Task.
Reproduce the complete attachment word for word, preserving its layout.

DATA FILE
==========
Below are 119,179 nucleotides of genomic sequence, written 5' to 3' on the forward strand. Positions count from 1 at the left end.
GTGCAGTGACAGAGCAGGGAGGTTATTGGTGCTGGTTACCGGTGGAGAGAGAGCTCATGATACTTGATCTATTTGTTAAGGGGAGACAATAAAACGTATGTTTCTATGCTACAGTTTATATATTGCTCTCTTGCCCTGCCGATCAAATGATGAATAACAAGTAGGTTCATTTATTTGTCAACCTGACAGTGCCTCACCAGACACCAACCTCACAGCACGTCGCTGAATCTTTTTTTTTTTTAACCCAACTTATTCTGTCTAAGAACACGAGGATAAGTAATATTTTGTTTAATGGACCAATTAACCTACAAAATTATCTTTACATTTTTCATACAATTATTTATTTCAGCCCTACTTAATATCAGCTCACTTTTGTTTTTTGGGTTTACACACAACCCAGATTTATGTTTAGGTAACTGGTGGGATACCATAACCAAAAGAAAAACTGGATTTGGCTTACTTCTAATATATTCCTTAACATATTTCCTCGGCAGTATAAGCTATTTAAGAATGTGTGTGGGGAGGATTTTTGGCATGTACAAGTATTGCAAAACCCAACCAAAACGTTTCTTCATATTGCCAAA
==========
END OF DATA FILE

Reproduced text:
Below are 119,179 nucleotides of genomic sequence, written 5' to 3' on the forward strand. Positions count from 1 at the left end.
GTGCAGTGACAGAGCAGGGAGGTTATTGGTGCTGGTTACCGGTGGAGAGAGAGCTCATGATACTTGATCTATTTGTTAAGGGGAGACAATAAAACGTATGTTTCTATGCTACAGTTTATATATTGCTCTCTTGCCCTGCCGATCAAATGATGAATAACAAGTAGGTTCATTTATTTGTCAACCTGACAGTGCCTCACCAGACACCAACCTCACAGCACGTCGCTGAATCTTTTTTTTTTTTAACCCAACTTATTCTGTCTAAGAACACGAGGATAAGTAATATTTTGTTTAATGGACCAATTAACCTACAAAATTATCTTTACATTTTTCATACAATTATTTATTTCAGCCCTACTTAATATCAGCTCACTTTTGTTTTTTGGGTTTACACACAACCCAGATTTATGTTTAGGTAACTGGTGGGATACCATAACCAAAAGAAAAACTGGATTTGGCTTACTTCTAATATATTCCTTAACATATTTCCTCGGCAGTATAAGCTATTTAAGAATGTGTGTGGGGAGGATTTTTGGCATGTACAAGTATTGCAAAACCCAACCAAAACGTTTCTTCATATTGCCAAA